The Gift

by GARY FIGGINS, Editor & Publisher
When Tim Magsby and Randy Riney crossed the stage at Caruthersville High School on graduation night in 1986, it would be the last time either saw each other for a very long time. As is all too common in rural American towns, the paths to adulthood would take them far from home, with few visits back. The story of their reunion rings with the message of the Christmas season.

In 2007, Tim, now married and a father of two, was diagnosed with acute renal failure, meaning his kidneys had completely shut down. Tim would eventually begin a grueling regimen of dialysis twice a week for four hours a day. After four long years undergoing the treatment, Tim began wondering how much longer he could hold out, even telling his wife that he didn’t know whether he could continue.

Fortunately, small town roots run deep. Caruthersville graduate Quitman McBride, Jr., convinced him to record a video that would be posted on the internet in hopes of finding someone willing to donate a kidney. In the video posted to YouTube, Tim introduced his family and explained that his immediate family members could not be considered as donors due to family health history. The plea was a long shot.

The video no doubt received some traffic, and while it is unknown how many people might have answered the call for help, there were no matches within the first few months. Late last year, the video was discovered by another Caruthersville alumnus, Jennifer Moore, who then posted it on Facebook.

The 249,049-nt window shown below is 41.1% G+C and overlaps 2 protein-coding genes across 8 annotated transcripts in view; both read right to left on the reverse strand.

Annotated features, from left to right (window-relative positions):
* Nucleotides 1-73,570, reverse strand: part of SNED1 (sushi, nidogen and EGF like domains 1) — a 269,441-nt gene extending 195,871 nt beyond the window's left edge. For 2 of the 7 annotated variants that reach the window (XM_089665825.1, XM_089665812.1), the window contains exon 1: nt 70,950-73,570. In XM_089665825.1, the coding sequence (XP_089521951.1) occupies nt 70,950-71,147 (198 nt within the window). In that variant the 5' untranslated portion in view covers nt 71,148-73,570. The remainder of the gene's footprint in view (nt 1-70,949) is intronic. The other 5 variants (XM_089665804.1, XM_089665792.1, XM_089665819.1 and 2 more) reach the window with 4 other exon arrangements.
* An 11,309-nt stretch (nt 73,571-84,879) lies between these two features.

With planning underway for a 25th high school reunion, Tim’s situation was often the topic of discussion. What no one knew at that time was that Randy, now living in California, had already responded. Tim, upon hearing that someone he had not seen in more than two decades was willing to be tested, tried not to get his hopes up. In January, Randy made the trek from California to Nashville, where he underwent a battery of tests at Vanderbilt University Medical Center. After four years waiting for a transplant, a near-perfect match was found.

On April 19, the two entered the hospital as childhood friends. They would leave as brothers a few days later, forever connected by a selfless act of generosity. A short week later, Randy returned to his life in California as Tim began his life anew. Tim has experienced no complications since the transplant, other than an inexplicable desire to watch NASCAR and listen to Dwight Yoakam. He jokes that he has also discovered he can no longer dance.

When the two entered Hopke Field for their 25th high school reunion on September 23, the entire homecoming crowd stood and applauded as their story was shared over the public address system, a fitting tribute to these two former Tiger football players.

Each of us defines “hero” differently, and, truthfully, the term is thrown about far too casually. Randy will forever be a hero to Tim and his family for his selfless act. Randy sees it differently; Tim is the hero for his perseverance in seeking out a way to continue his duties as a husband and father.

It’s easy to say we would do anything for a friend, but would we? I watched Tim’s video and never once even considered getting tested. Fortunately for Tim, he did not have to rely upon me.

In this season of giving, there are gifts that many of us never consider. In the U.S., more than 112,000 patients are awaiting an organ transplant, with more than 4,000 patients added to the waiting list each month. It’s easy to donate an organ upon death by simply filling out a donor card, and while agreeing to be a living donor is a far more difficult decision, it was just such a decision that allows Tim to spend this Christmas and many more with his family.
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